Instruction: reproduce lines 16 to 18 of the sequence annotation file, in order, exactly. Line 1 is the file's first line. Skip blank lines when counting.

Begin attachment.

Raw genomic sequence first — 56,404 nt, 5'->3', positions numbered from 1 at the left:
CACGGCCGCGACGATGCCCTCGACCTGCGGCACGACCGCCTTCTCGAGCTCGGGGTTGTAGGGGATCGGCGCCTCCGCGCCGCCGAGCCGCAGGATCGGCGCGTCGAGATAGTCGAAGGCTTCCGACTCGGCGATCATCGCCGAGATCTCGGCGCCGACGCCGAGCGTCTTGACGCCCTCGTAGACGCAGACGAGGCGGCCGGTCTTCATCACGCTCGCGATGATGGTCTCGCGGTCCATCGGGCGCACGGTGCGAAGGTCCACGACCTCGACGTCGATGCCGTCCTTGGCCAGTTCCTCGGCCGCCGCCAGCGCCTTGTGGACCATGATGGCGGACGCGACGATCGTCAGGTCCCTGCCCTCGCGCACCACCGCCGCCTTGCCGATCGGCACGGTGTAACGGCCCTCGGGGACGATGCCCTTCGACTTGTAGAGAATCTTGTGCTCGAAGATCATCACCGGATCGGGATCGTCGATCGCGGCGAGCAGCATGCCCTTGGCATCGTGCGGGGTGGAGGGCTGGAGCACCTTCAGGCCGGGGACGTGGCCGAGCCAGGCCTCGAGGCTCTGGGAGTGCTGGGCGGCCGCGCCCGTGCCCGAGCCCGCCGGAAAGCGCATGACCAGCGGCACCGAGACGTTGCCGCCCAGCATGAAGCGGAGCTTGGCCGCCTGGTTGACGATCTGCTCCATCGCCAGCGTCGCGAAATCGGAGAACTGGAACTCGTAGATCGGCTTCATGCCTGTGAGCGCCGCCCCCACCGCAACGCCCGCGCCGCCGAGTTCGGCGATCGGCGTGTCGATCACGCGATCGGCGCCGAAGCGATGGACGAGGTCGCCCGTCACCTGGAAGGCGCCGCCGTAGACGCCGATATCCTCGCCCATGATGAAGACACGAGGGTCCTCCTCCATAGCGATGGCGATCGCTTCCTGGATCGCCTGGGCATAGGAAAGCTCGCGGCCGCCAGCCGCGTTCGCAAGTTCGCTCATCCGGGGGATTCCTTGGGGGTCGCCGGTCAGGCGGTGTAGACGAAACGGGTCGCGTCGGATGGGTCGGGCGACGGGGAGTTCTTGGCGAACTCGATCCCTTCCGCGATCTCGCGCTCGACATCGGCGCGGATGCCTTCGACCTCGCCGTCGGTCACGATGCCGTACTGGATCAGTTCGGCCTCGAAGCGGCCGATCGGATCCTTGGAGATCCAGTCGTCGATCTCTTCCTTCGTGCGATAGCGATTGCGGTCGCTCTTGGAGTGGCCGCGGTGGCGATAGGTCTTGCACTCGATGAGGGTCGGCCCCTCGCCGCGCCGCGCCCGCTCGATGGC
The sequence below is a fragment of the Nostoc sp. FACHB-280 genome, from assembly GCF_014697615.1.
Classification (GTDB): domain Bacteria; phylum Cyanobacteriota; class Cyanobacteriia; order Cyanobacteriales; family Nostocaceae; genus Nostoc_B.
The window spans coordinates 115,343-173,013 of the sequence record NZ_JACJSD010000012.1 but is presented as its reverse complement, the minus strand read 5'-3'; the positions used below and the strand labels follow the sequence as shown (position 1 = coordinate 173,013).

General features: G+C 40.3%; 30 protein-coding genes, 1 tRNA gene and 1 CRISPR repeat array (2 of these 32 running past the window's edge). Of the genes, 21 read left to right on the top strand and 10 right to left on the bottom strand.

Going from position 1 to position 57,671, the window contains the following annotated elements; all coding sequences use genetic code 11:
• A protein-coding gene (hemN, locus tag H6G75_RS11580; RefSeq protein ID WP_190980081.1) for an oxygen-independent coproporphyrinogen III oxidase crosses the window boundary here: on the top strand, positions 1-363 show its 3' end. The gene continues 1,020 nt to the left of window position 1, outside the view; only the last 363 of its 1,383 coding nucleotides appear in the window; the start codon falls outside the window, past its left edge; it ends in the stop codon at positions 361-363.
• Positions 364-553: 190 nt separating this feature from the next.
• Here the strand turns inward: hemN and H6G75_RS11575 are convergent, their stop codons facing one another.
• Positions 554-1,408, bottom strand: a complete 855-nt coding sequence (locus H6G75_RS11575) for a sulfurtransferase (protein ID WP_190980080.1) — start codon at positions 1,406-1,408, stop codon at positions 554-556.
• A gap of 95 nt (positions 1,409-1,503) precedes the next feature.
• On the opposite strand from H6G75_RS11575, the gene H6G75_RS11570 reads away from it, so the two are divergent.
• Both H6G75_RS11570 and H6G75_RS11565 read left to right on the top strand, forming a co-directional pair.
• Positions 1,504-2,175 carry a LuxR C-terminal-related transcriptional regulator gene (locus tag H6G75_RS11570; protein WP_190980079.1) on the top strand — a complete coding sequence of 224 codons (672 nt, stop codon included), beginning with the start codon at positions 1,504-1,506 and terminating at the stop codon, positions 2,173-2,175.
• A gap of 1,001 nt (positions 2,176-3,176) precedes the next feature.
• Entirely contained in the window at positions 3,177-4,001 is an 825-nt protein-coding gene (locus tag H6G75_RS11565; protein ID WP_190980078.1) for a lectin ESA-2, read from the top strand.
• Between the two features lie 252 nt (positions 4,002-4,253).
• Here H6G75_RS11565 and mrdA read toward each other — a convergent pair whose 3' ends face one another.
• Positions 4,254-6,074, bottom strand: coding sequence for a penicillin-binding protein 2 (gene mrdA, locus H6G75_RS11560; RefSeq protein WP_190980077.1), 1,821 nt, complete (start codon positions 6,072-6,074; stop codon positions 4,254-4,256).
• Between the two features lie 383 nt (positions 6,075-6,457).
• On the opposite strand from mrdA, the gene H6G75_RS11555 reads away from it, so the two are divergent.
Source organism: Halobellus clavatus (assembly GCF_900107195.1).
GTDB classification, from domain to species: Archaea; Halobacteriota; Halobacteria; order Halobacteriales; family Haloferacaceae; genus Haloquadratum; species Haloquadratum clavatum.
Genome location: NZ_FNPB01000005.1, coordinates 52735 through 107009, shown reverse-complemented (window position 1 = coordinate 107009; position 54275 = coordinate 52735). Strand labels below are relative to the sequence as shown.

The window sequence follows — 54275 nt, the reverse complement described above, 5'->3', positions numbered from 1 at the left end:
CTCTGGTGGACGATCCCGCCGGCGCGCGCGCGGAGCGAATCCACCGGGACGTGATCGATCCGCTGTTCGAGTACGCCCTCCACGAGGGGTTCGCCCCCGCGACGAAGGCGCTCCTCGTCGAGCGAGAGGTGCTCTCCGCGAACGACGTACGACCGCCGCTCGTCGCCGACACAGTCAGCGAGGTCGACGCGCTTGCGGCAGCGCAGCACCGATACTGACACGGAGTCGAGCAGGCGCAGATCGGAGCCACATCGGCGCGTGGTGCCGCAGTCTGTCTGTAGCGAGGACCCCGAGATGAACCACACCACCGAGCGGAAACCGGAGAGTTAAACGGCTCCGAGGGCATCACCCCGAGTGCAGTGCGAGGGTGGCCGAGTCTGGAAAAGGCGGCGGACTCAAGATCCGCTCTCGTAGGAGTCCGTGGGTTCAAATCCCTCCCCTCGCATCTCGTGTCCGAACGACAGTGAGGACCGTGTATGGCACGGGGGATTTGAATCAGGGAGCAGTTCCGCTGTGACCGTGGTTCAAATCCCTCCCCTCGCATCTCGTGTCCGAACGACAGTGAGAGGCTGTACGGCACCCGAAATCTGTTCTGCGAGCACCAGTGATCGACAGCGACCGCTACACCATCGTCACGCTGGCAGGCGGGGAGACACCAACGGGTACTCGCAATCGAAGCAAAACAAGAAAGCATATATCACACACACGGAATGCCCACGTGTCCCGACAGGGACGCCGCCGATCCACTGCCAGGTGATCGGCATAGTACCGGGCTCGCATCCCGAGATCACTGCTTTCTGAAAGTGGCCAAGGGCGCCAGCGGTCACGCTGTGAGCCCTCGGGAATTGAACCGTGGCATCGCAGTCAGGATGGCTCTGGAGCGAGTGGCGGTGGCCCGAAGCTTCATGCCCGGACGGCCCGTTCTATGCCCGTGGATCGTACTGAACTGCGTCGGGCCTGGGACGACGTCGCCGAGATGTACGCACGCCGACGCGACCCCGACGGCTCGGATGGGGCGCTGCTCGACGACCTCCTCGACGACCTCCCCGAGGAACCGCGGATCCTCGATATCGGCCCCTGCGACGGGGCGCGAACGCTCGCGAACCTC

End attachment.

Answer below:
• A gap of 1,001 nt (positions 2,176-3,176) precedes the next feature.
• Entirely contained in the window at positions 3,177-4,001 is an 825-nt protein-coding gene (locus tag H6G75_RS11565; protein ID WP_190980078.1) for a lectin ESA-2, read from the top strand.
• Between the two features lie 252 nt (positions 4,002-4,253).